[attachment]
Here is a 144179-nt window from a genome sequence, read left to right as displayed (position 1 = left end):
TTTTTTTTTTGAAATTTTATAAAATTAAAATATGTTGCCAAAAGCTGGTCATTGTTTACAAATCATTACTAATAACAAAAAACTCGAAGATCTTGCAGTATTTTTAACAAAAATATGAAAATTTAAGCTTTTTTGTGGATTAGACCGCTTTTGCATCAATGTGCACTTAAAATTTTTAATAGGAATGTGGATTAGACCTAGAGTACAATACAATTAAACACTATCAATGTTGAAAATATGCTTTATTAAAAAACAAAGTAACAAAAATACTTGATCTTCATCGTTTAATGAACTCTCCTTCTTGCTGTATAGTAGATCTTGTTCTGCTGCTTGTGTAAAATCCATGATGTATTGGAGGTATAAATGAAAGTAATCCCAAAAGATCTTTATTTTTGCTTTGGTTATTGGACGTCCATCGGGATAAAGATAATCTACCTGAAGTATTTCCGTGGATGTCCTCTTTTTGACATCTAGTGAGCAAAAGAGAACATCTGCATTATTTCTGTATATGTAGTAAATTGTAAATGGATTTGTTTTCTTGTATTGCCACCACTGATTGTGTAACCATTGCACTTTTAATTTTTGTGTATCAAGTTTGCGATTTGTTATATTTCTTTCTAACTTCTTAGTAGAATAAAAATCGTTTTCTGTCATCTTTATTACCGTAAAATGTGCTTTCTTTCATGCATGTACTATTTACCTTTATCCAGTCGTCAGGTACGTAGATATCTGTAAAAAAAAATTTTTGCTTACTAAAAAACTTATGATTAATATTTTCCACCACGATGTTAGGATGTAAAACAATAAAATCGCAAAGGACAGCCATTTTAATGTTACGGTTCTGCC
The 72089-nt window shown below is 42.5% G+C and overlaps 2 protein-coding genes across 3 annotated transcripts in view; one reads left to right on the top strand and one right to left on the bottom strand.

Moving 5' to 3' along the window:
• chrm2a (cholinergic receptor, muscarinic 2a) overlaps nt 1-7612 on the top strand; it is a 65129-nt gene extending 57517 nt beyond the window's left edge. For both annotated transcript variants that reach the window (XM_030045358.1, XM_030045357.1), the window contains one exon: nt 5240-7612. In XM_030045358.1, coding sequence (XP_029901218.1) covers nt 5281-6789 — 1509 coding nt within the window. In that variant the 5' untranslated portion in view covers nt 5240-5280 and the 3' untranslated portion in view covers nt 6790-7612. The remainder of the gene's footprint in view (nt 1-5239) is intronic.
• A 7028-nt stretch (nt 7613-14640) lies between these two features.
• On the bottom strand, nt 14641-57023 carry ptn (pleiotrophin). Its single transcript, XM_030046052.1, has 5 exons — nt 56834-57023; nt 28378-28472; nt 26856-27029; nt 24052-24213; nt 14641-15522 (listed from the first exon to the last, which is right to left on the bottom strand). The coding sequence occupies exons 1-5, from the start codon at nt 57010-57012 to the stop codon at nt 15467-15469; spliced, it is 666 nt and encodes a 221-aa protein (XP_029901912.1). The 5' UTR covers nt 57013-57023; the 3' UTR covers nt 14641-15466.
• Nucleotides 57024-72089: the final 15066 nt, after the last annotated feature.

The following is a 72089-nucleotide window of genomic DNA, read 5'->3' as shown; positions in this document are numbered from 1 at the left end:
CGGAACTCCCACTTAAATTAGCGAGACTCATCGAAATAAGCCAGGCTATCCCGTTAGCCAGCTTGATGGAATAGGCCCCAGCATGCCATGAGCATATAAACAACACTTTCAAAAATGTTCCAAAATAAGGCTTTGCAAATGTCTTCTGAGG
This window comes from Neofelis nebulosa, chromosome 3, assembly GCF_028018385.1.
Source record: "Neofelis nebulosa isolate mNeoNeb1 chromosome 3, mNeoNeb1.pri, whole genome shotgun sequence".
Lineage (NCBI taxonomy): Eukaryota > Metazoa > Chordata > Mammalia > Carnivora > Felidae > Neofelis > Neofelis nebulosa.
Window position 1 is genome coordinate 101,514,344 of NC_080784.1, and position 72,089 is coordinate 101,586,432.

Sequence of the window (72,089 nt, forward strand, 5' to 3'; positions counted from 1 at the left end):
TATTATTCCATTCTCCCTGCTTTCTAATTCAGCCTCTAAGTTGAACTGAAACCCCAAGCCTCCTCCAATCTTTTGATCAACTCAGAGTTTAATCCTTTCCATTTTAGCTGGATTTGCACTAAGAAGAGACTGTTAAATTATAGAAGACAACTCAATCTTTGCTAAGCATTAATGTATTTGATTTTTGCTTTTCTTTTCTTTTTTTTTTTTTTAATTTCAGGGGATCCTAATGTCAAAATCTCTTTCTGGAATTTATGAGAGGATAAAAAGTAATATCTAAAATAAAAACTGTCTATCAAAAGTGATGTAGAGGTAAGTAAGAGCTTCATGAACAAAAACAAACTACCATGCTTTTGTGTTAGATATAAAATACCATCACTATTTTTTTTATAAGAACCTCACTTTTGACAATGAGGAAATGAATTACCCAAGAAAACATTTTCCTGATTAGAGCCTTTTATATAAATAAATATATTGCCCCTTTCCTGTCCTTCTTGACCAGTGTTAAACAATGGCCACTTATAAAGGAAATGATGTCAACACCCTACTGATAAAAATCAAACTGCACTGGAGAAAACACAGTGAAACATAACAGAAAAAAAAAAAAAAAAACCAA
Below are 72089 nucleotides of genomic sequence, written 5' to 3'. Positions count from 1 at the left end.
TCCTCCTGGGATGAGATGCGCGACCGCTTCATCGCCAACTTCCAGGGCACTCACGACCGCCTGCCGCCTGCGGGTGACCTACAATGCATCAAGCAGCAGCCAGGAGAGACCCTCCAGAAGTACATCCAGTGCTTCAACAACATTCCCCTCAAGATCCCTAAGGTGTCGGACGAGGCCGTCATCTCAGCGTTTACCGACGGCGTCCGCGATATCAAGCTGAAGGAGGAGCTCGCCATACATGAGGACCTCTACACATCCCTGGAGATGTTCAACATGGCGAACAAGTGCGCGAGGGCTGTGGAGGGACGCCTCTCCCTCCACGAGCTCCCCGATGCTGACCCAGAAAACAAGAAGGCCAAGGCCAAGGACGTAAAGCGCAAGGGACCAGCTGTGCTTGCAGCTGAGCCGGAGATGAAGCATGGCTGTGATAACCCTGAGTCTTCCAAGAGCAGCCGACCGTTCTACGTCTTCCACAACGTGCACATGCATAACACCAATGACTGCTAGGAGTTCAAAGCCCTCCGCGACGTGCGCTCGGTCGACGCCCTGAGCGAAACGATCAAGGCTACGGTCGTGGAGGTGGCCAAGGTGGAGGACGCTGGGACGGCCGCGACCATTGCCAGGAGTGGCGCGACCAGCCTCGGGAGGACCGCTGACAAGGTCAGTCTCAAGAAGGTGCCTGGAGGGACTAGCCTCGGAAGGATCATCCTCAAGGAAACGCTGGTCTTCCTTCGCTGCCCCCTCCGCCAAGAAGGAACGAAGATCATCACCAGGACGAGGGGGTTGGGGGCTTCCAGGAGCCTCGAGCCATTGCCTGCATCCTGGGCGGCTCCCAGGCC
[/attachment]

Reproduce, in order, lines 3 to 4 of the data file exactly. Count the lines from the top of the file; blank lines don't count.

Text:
The 72089-nt window shown below is 42.5% G+C and overlaps 2 protein-coding genes across 3 annotated transcripts in view; one reads left to right on the top strand and one right to left on the bottom strand.

Moving 5' to 3' along the window: